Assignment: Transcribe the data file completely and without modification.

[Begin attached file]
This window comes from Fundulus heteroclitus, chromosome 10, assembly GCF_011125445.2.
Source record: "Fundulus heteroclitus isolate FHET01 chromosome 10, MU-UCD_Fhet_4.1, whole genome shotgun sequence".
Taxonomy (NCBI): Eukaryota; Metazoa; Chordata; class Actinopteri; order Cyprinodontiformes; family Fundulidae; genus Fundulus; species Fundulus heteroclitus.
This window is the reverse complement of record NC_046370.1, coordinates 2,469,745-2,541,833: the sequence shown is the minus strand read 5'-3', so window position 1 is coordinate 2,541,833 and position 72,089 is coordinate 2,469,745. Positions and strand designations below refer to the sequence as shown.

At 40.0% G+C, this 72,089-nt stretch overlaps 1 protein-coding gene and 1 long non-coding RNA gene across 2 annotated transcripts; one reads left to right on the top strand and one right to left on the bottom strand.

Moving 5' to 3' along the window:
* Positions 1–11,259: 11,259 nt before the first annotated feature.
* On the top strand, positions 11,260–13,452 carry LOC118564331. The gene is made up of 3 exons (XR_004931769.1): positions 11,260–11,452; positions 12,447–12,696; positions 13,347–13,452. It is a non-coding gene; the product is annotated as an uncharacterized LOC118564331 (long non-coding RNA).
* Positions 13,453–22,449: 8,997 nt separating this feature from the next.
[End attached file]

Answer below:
This window comes from Fundulus heteroclitus, chromosome 10, assembly GCF_011125445.2.
Source record: "Fundulus heteroclitus isolate FHET01 chromosome 10, MU-UCD_Fhet_4.1, whole genome shotgun sequence".
Taxonomy (NCBI): Eukaryota; Metazoa; Chordata; class Actinopteri; order Cyprinodontiformes; family Fundulidae; genus Fundulus; species Fundulus heteroclitus.
This window is the reverse complement of record NC_046370.1, coordinates 2,469,745-2,541,833: the sequence shown is the minus strand read 5'-3', so window position 1 is coordinate 2,541,833 and position 72,089 is coordinate 2,469,745. Positions and strand designations below refer to the sequence as shown.

At 40.0% G+C, this 72,089-nt stretch overlaps 1 protein-coding gene and 1 long non-coding RNA gene across 2 annotated transcripts; one reads left to right on the top strand and one right to left on the bottom strand.

Moving 5' to 3' along the window:
* Positions 1–11,259: 11,259 nt before the first annotated feature.
* On the top strand, positions 11,260–13,452 carry LOC118564331. The gene is made up of 3 exons (XR_004931769.1): positions 11,260–11,452; positions 12,447–12,696; positions 13,347–13,452. It is a non-coding gene; the product is annotated as an uncharacterized LOC118564331 (long non-coding RNA).
* Positions 13,453–22,449: 8,997 nt separating this feature from the next.